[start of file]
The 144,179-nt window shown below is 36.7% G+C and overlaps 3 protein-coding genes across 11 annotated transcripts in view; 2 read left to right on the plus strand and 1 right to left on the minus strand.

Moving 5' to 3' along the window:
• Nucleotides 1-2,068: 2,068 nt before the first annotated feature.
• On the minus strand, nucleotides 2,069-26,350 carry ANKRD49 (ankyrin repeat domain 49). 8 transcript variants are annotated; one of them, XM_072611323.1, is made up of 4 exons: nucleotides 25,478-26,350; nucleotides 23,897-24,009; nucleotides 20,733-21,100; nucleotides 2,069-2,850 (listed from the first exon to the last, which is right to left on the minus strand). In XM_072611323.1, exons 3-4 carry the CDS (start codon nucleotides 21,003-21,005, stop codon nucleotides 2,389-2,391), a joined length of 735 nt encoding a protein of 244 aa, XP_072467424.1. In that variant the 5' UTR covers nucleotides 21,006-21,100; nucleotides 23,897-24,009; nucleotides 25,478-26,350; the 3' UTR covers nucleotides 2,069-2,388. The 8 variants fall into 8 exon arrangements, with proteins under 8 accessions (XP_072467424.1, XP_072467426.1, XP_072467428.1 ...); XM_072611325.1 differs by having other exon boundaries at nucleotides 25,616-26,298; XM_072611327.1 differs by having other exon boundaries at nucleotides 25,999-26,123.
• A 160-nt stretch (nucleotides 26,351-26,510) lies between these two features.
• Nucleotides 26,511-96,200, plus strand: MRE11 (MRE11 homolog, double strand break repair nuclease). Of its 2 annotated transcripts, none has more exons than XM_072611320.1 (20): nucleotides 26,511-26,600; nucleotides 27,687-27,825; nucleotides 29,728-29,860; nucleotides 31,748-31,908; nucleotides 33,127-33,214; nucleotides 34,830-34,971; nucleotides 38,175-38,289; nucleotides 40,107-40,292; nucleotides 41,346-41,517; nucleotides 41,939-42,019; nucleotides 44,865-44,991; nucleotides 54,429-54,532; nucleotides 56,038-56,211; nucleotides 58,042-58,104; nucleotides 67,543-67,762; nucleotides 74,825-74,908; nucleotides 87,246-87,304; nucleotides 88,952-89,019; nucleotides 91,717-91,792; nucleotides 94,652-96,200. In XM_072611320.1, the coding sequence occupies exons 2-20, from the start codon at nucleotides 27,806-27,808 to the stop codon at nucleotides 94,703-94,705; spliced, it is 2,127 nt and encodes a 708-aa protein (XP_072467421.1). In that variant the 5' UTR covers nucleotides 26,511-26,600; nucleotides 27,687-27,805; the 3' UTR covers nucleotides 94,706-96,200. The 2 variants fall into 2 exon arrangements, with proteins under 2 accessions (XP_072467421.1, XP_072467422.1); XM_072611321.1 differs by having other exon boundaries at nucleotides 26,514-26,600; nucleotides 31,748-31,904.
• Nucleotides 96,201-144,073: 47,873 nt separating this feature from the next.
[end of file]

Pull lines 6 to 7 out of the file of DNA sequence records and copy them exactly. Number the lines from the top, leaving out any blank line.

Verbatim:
• Nucleotides 26,511-96,200, plus strand: MRE11 (MRE11 homolog, double strand break repair nuclease). Of its 2 annotated transcripts, none has more exons than XM_072611320.1 (20): nucleotides 26,511-26,600; nucleotides 27,687-27,825; nucleotides 29,728-29,860; nucleotides 31,748-31,908; nucleotides 33,127-33,214; nucleotides 34,830-34,971; nucleotides 38,175-38,289; nucleotides 40,107-40,292; nucleotides 41,346-41,517; nucleotides 41,939-42,019; nucleotides 44,865-44,991; nucleotides 54,429-54,532; nucleotides 56,038-56,211; nucleotides 58,042-58,104; nucleotides 67,543-67,762; nucleotides 74,825-74,908; nucleotides 87,246-87,304; nucleotides 88,952-89,019; nucleotides 91,717-91,792; nucleotides 94,652-96,200. In XM_072611320.1, the coding sequence occupies exons 2-20, from the start codon at nucleotides 27,806-27,808 to the stop codon at nucleotides 94,703-94,705; spliced, it is 2,127 nt and encodes a 708-aa protein (XP_072467421.1). In that variant the 5' UTR covers nucleotides 26,511-26,600; nucleotides 27,687-27,805; the 3' UTR covers nucleotides 94,706-96,200. The 2 variants fall into 2 exon arrangements, with proteins under 2 accessions (XP_072467421.1, XP_072467422.1); XM_072611321.1 differs by having other exon boundaries at nucleotides 26,514-26,600; nucleotides 31,748-31,904.
• Nucleotides 96,201-144,073: 47,873 nt separating this feature from the next.